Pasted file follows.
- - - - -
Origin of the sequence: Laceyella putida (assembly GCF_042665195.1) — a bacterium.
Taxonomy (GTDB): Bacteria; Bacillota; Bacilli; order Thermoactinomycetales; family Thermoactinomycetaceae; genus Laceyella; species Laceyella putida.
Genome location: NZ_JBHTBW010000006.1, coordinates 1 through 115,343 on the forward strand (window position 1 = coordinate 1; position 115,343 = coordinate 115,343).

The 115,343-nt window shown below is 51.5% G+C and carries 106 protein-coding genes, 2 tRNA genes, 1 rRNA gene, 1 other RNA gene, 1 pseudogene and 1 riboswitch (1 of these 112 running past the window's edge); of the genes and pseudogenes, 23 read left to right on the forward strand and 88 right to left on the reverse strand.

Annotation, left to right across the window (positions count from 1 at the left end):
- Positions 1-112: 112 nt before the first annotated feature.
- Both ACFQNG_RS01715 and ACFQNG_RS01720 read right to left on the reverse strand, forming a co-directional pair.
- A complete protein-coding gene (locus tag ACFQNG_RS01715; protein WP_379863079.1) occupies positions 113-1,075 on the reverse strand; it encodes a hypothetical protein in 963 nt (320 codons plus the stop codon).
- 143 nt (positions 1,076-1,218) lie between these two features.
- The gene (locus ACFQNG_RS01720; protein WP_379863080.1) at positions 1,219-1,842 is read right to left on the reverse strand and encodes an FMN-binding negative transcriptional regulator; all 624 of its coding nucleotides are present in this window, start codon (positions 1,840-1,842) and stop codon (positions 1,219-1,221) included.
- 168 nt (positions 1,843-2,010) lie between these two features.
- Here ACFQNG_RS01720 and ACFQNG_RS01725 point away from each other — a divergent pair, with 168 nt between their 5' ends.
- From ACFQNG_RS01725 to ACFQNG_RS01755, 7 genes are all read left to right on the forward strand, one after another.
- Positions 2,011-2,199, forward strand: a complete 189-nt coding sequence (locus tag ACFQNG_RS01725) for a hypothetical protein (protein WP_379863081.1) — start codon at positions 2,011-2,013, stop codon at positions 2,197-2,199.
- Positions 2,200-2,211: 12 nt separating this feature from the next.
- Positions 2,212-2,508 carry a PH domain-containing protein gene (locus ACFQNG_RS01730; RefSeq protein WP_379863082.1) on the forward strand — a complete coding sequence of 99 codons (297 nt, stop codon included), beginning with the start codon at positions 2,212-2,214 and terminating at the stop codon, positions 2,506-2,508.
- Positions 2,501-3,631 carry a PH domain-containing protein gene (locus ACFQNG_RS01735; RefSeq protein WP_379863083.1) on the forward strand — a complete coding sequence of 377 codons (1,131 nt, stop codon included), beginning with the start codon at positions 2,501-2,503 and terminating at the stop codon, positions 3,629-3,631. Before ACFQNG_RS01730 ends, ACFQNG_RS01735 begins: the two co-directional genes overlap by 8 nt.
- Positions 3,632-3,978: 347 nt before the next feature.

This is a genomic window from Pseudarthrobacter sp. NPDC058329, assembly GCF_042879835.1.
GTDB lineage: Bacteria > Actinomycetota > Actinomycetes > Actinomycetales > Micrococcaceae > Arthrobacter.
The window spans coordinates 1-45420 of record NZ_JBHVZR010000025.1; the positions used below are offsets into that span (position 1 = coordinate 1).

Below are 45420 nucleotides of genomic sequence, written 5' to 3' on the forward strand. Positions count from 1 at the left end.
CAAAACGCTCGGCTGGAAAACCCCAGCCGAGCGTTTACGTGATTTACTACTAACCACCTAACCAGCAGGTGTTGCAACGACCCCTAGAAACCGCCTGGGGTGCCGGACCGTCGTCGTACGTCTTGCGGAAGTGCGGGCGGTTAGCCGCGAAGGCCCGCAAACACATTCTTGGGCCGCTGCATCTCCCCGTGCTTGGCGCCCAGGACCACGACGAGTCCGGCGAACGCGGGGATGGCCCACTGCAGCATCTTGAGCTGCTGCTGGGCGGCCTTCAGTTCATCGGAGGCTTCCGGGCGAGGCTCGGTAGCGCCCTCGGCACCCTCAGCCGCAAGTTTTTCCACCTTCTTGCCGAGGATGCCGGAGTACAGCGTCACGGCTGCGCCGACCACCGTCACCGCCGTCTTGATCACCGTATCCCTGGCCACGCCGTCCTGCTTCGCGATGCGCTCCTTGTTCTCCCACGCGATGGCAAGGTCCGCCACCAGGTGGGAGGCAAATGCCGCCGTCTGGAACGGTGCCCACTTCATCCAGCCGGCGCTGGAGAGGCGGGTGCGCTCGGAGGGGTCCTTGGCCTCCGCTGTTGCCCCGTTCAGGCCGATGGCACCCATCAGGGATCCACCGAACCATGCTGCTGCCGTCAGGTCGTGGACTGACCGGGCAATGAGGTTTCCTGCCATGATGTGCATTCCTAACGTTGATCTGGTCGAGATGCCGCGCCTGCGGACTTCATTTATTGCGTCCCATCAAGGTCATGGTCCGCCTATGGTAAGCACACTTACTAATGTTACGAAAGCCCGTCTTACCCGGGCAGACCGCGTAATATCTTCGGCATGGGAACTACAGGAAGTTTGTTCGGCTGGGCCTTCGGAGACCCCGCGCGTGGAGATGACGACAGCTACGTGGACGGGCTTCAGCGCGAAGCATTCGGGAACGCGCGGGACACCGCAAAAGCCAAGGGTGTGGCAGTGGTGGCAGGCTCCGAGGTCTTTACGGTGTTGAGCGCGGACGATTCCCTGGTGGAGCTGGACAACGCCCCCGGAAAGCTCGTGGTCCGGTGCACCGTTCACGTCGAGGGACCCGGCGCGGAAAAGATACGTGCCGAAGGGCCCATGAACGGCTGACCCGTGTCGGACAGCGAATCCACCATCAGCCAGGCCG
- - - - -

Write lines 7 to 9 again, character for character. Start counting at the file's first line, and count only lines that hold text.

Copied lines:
- Both ACFQNG_RS01715 and ACFQNG_RS01720 read right to left on the reverse strand, forming a co-directional pair.
- A complete protein-coding gene (locus tag ACFQNG_RS01715; protein WP_379863079.1) occupies positions 113-1,075 on the reverse strand; it encodes a hypothetical protein in 963 nt (320 codons plus the stop codon).
- 143 nt (positions 1,076-1,218) lie between these two features.